But kitties are obligate carnivores. They MUST eat meat to derive the correct nutrients to live and thrive. So what’s the deal with grazing? Most times after munching, the kitty hurls–oh goody, more stains on the white carpet. That’s because since they are carnivores, kitty digestion isn’t suited to breaking down grass so it gets purged. The tickle-going-down probably adds to that effect.
A Natural Emetic
Does the cat know eating grass will make him hurl? Actually, there have been some studies that show cats DO quickly associate eating (X-FOOD) with feeling (good-bad-sick-whatever). A cat that eats a favorite meal and then gets diarrhea or painful constipation (even though it’s from parasites) may blame the food and thereafter snub a previous favorite treat. Huh. So maybe cats DO know grass will make them hurl–and they use it to purge?
Grass also contains some nutrients the cat’s body CAN use–like folic acid. Oh, and grass or other veggies can help push nondigestibles on through the body, sort of a kitty colonic. Hey, better the cat goes with a DIY, don’t you think? As a former vet tech I’ve been on that (ahem) other end of cleaning out a plugged up kitty and it ain’t fun for anyone!
Do your cats eat grass? Do you provide gazing ops? Here’s a bit more in this latest Ask Amy.
No, really–don’t let the sparkle-icity fool you. This lady am-stuck-in-a-rut. I can’t remember the last time my husband and I took a vacation together, other than to visit family. We have responsibilities. Two fur-kids that don’t do well left alone. Property that needs attention. And work deadlines that refuse to recognize the term “vacation.” The whole concept of R&R gives me an eye twitch when I think of all the work not yet done.
Am I beyond redemption?
Each year for the past dozen, my writers group makes a trek to the mountains of Colorado sometime during the heat of Texas summer. This year we’ve postponed that week-long outing until September. Because our various WORK schedules simply won’t allow us that leeway until later, if then.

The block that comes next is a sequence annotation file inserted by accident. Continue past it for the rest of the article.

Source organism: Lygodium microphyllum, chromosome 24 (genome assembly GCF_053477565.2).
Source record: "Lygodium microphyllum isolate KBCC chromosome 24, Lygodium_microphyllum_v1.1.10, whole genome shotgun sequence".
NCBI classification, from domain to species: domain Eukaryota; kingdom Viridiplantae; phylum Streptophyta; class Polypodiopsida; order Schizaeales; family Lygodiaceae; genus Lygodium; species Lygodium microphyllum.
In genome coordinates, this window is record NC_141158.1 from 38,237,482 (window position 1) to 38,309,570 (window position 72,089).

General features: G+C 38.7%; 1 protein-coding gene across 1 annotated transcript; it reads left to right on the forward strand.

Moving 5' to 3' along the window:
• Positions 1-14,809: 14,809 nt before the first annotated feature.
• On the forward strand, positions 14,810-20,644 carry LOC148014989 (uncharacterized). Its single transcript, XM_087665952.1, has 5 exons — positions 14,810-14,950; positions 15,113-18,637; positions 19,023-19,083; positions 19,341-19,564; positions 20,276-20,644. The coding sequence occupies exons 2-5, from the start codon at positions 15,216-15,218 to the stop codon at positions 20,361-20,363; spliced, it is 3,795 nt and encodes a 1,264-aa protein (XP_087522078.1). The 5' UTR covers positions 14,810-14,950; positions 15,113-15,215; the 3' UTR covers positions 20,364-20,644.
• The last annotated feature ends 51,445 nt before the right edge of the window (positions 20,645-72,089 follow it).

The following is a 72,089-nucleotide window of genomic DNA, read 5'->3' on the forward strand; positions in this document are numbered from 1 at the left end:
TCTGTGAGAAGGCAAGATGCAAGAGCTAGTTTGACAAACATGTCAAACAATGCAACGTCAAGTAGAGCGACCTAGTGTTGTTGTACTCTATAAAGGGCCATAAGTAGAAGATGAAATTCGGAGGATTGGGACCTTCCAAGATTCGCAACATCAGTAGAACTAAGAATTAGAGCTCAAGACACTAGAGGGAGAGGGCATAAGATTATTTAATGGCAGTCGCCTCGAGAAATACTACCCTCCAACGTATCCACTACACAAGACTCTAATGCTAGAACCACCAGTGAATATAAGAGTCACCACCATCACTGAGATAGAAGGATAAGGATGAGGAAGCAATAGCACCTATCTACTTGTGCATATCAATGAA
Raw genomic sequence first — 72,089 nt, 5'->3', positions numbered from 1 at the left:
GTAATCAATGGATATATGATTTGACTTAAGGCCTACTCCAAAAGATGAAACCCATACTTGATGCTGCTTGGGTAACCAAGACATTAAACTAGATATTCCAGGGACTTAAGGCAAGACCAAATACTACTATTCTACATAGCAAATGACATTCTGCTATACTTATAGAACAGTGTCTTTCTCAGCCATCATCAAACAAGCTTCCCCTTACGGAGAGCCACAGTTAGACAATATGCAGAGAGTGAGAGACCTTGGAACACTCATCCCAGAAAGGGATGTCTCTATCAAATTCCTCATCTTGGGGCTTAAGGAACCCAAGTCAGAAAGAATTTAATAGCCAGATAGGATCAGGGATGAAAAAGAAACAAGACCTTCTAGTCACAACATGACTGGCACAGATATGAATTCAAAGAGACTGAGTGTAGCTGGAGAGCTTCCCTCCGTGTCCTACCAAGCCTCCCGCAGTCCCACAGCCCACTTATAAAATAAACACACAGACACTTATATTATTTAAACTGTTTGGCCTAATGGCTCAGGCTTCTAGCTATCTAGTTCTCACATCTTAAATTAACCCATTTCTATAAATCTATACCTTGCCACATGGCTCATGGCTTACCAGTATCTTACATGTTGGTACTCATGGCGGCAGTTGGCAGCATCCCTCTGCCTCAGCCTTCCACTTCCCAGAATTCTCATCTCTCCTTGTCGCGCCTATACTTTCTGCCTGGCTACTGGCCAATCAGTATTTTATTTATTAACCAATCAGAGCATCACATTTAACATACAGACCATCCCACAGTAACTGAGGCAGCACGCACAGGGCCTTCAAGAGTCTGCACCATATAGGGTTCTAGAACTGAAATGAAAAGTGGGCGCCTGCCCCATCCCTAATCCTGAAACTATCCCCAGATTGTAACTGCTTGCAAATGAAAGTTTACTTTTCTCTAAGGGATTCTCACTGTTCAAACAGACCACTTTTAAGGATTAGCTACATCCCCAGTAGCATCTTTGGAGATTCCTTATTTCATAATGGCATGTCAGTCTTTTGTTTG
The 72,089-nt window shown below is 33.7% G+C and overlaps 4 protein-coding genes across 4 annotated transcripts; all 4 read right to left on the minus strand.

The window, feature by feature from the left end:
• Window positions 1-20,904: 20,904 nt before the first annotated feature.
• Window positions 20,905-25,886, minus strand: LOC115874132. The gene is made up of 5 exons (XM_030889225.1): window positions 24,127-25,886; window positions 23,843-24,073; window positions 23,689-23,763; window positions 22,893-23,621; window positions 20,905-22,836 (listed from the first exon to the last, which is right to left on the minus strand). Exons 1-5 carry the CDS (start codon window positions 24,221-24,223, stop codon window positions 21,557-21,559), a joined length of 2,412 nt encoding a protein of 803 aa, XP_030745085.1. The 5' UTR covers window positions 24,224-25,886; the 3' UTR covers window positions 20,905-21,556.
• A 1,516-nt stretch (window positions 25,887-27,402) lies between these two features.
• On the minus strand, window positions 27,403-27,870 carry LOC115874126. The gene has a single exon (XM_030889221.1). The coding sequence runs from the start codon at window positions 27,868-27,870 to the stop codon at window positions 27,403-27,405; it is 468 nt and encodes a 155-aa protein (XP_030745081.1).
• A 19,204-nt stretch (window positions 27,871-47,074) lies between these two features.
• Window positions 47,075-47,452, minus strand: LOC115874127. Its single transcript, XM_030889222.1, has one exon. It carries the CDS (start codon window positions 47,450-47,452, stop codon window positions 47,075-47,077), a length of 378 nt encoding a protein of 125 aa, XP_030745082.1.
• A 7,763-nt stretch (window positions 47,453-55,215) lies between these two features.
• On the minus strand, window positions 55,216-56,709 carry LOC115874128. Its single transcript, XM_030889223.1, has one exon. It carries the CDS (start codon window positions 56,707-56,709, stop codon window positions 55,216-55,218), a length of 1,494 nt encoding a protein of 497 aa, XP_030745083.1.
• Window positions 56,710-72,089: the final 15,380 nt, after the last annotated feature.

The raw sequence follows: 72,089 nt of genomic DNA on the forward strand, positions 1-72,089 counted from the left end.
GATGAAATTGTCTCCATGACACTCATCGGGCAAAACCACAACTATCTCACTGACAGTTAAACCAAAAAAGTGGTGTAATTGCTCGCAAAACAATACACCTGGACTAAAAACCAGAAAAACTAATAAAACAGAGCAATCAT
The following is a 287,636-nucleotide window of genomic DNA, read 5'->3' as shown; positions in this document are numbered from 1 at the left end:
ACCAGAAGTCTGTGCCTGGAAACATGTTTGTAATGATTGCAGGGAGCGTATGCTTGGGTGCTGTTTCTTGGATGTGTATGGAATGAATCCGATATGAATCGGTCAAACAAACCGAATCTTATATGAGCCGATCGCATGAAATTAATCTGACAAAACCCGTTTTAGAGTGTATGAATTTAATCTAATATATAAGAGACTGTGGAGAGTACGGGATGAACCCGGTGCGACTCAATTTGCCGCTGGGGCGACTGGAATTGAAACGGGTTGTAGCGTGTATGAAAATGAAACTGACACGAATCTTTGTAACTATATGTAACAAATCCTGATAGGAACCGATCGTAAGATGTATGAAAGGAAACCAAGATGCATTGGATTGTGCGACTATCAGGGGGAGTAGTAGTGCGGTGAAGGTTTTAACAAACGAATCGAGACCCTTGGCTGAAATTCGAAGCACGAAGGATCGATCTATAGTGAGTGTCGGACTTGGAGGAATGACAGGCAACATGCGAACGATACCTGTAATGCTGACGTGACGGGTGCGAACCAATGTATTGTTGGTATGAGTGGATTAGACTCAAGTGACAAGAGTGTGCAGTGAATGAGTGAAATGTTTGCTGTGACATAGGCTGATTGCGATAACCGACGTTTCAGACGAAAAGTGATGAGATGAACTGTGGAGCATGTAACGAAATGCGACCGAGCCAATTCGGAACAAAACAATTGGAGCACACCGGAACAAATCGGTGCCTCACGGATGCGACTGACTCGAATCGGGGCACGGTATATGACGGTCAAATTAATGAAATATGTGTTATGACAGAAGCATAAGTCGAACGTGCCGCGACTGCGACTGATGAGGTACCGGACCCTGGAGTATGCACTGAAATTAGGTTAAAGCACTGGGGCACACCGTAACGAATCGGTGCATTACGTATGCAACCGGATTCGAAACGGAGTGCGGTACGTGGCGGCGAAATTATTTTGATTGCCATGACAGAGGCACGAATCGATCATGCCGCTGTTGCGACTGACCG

The Colorado trek used to be a respite from work, a place to indulge in aspirational endeavors–that novel idea burning a hole in my brain, copper-foiling stained glass pieces, shopping for sparkles, drinking beverage, fine conversation until late in the night, wildlife visitation–deer, birds, squirrels, bear, raccoons, turkeys, hummers and more–and LAUGHTER. Lots of laughter, a few tears, and support without bounds. This was a place of few phone calls. That rare and MIRACULOUS call from editors or agents with neato-torpedo news was cause for more beverage and celebration.
This same core group of talented wannabe writers and authors transformed each other into established professionals. We are family, community, friends and sisters who champion each others success. Our local face-to-face meetings have become few and far between with some members moving away but staying connected via Internet and phone. Our annual Colorado trek renews us emotionally, physically and spiritually and has become that “golden carrot” that sustains us through the angst of day-to-day crappiocca.
It’s changed a bit since laptops and WIFI arrived. Leaving work behind takes extra effort. Don’t get me wrong, it’s nice to be able to check email and stay connected to put out emergencies. But there’s only so much one can do from the mountaintop. That feeling of soul-soothing renewal comes so rarely and must last another 12 months, it hurts my heart and almost feels like blasphemy to interrupt with such things as . . .
Maybe this year I’ll turn off the WIFI.
Do you have a “golden carrot” place, real or virtual? How do you reward your hard work and diffuse the normal crappiocca? Here at home in hotter-than-hell Texas, I spend one-on-one time with the fur-kids, read my Kindle, play my cello, write music. What are your leisure joys? How do you feed your soul?